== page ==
The Dish Hopper with Sling was removed from consideration due to active litigation involving our parent company CBS Corp. We will no longer be reviewing products manufactured by companies with which we are in litigation with respect to such product.
That statement suggests that CBS’s policy towards Dish’s Hopper with Sling was determined when the DVR had been publicly announced as a finalist. Instead, it appears that CBS’s official ire (and edict to replace it as winner) was only roused when the award had already been decided on internally, and the corporate side of CBS had been quietly alerted to CNET’s editors’ vote.
The news raises questions not only about CNET’s editorial independence, but concerns over why editors at the site have remained mum on the events surrounding the decision to remove the Hopper as winner of its “Best in Show” award. It suggests a growing influence of CBS’ corporate interests in editorial decisions at its digital news subsidiaries. One source says that both Larkin and Turrentine fought for full disclosure, but were rebuffed by CBS.
Ironically, in a recent case brought against CBS Interactive which alleged the parent company was responsible for the actions of its subsidiaries, CBS lawyers argued that meddling in the affairs of its independent sites “would chill speech and technological innovation and warrants restraint.” In that case, entrepreneur Alki David alleged CBS Interactive was contributing to copyright infringement due to the news articles on CNETthat promoted P2P software and taught users how to get around copyright protection on digital media, as well as distribution of P2P software Limewire on its Download.com site. CBS based its motion to dismiss the case on both a distinction between CBS and CBS Interactive, and the potential effects linking the parent with its news subsidiaries would have on editorial independence and freedom of the press. Holding CBS responsible forCNET, CBS’ lawyers argued, “would create grave uncertainties for writers and publishers — including search engines, web encyclopedias, blogs and most technology journalists — that seek to communicate truthful information about emerging technologies including P2P file-sharing services.”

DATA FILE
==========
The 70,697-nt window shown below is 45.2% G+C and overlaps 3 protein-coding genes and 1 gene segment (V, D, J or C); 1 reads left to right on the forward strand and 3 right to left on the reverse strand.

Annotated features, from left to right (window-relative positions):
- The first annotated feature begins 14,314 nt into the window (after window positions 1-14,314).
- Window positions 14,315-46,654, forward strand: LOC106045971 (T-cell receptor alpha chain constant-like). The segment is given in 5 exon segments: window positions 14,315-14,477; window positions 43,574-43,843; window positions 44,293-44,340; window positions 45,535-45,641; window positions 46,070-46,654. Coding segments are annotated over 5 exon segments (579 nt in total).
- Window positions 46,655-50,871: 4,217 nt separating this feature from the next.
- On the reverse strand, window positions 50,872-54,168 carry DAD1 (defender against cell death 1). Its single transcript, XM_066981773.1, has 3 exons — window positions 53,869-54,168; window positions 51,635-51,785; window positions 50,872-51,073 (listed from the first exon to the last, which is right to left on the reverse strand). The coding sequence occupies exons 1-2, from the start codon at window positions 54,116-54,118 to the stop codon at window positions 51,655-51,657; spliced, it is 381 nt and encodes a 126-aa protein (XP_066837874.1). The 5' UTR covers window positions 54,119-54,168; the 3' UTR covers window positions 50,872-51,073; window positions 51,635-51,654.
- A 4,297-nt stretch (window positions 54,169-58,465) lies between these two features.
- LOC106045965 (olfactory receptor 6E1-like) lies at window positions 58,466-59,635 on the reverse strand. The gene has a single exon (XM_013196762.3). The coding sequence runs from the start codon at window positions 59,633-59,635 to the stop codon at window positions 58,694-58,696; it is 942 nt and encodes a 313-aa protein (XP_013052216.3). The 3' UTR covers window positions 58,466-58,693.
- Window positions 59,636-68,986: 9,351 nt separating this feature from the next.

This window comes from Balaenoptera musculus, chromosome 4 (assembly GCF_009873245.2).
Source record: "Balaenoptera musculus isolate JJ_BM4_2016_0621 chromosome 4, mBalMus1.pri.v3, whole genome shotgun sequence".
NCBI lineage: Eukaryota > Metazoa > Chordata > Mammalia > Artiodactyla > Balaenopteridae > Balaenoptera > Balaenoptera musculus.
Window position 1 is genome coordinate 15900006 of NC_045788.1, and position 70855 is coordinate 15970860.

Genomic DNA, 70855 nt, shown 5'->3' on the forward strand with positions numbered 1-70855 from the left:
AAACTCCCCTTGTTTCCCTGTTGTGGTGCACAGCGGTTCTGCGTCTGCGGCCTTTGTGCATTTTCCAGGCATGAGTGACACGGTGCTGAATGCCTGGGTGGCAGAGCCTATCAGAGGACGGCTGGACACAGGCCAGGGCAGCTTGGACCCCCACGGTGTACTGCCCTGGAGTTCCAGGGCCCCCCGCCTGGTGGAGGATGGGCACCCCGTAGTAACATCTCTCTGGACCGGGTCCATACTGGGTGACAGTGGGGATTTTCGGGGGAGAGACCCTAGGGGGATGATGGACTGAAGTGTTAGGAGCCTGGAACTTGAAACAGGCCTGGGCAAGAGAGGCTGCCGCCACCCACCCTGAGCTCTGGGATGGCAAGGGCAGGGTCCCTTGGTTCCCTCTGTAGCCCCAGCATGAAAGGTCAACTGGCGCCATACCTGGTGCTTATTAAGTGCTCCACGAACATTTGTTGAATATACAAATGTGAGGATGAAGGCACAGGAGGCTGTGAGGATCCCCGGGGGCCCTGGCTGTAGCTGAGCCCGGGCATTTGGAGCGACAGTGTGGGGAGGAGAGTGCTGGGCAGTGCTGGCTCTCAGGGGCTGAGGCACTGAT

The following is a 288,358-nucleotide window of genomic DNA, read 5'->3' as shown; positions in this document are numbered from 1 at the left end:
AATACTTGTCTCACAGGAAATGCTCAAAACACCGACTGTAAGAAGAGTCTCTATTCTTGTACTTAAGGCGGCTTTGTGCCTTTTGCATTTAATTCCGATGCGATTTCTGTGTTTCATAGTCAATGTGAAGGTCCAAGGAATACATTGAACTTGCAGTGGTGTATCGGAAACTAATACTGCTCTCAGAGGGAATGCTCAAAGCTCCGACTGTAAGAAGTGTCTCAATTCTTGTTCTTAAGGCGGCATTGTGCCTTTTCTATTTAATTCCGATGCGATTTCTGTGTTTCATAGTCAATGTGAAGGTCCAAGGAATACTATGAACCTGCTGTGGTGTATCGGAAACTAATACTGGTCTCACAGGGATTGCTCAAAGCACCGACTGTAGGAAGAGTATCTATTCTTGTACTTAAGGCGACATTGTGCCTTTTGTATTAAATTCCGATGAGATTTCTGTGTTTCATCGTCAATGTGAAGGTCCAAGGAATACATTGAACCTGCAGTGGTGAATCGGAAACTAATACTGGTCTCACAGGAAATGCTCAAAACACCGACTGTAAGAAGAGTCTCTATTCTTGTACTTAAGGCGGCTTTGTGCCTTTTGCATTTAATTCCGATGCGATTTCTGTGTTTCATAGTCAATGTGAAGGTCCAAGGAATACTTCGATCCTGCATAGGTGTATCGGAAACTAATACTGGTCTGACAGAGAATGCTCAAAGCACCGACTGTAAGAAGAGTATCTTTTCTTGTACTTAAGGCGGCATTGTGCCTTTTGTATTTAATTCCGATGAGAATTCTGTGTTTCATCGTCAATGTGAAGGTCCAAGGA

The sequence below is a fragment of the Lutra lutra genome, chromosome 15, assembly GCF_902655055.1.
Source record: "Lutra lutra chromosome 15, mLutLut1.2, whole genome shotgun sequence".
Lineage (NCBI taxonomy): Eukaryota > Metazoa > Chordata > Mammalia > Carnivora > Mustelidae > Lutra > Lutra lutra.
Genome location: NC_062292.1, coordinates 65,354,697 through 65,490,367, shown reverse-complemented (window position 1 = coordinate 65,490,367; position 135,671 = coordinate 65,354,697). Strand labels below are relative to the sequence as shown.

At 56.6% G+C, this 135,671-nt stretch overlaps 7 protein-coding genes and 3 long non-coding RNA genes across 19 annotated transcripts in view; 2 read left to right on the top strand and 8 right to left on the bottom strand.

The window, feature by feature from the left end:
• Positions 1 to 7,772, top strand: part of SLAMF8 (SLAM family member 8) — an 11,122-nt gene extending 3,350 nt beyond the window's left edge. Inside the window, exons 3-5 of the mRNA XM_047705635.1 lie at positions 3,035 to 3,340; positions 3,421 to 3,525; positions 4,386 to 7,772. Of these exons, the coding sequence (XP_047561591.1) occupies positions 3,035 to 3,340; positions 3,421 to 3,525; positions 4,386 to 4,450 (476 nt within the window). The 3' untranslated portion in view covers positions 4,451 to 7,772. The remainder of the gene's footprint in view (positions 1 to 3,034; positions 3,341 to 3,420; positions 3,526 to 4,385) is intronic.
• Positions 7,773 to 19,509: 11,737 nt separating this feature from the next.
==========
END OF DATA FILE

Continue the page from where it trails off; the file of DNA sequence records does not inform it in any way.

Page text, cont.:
Sources inside CBS Interactive have said that CBS’ primary concern and justification for banning reviews of Timehop DVRs has been that CNET’s reviews could be used by Dish in court to embarrass CBS or possibly refute the company’s evidence in court. “This incident is much more isolated than many are making it out to be,” one source said. “CBS legal [is] just trying to keep its court case clean.”
CBS’ long-running and storied news arm has been at the center of other controversies over the years, including debate over the authenticity of the “Killian documents” which ultimately led to the retirement of anchor Dan Rather, and a 60 Minutes dispute over reporting on the tobacco industry which became the basis for the film The Insider.